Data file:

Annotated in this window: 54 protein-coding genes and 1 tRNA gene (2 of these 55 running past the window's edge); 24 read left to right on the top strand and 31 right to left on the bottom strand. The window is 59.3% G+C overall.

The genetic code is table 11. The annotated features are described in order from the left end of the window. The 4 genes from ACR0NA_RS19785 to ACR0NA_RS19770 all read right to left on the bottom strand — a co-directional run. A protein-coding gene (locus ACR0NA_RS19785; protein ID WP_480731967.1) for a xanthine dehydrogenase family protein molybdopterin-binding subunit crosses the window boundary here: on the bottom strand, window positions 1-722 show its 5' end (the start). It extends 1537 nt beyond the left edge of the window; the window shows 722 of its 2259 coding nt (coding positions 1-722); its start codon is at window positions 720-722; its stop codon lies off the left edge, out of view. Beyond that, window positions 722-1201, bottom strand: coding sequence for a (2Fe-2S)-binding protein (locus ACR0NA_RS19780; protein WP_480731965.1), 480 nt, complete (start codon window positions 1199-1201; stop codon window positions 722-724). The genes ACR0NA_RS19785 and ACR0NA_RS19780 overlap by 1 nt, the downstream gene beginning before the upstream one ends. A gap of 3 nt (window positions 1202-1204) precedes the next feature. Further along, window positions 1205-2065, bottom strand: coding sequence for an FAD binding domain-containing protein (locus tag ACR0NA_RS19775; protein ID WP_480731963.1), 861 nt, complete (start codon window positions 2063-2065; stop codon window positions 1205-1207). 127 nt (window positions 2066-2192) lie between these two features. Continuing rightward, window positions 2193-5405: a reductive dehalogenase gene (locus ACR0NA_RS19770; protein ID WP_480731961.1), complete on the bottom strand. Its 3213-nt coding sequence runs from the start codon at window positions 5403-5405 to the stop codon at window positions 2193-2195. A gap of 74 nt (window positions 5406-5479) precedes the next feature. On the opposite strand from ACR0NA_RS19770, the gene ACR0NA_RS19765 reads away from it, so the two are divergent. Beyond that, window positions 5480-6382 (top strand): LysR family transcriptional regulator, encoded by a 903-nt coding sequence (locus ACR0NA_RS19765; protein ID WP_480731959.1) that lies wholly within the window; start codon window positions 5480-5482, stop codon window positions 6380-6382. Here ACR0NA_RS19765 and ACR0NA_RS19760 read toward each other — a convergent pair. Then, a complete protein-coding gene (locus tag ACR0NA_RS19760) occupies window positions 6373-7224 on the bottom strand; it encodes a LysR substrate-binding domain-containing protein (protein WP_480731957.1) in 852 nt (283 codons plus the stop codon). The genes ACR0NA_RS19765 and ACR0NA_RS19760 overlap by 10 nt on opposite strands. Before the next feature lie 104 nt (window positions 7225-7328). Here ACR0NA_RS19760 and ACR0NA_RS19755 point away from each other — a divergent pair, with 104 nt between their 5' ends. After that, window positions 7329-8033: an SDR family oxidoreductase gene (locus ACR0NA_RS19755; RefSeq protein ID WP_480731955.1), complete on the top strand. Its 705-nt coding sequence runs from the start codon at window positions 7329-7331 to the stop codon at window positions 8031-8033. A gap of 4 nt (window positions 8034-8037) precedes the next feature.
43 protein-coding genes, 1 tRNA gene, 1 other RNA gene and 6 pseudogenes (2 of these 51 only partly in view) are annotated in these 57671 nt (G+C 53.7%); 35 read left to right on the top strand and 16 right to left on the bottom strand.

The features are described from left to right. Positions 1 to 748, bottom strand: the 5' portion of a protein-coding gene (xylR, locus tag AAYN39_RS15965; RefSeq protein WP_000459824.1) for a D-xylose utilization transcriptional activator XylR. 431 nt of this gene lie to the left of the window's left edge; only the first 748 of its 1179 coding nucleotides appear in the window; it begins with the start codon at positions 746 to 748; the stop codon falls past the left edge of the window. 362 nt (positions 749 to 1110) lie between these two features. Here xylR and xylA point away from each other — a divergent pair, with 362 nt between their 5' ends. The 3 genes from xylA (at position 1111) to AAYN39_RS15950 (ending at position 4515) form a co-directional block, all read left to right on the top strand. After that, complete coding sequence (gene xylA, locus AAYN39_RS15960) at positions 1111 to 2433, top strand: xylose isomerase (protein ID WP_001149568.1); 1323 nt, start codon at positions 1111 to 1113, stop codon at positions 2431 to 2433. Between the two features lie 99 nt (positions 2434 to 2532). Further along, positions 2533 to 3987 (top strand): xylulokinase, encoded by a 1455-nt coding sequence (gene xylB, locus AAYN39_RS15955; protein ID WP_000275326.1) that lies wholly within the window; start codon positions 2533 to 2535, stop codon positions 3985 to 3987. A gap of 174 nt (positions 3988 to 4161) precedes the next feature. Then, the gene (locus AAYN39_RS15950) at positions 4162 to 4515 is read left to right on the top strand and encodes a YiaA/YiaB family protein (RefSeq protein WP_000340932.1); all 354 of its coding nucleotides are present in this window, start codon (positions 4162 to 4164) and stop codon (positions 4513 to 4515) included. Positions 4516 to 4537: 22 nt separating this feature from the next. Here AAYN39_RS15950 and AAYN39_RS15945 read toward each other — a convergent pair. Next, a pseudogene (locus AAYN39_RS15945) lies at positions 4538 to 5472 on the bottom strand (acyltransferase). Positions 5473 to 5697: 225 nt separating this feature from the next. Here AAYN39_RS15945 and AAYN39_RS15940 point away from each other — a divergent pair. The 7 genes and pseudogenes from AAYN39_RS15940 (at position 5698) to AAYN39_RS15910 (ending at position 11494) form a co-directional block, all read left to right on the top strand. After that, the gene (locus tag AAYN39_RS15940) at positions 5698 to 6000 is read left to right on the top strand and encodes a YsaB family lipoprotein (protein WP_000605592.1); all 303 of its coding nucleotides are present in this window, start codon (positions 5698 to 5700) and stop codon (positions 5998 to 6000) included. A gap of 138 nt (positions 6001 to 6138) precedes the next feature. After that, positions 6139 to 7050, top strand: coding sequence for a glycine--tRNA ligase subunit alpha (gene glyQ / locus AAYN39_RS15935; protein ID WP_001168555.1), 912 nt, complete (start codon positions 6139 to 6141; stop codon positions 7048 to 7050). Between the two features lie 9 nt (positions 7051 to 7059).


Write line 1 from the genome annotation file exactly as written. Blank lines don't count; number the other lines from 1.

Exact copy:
Annotated in this window: 54 protein-coding genes and 1 tRNA gene (2 of these 55 running past the window's edge); 24 read left to right on the top strand and 31 right to left on the bottom strand. The window is 59.3% G+C overall.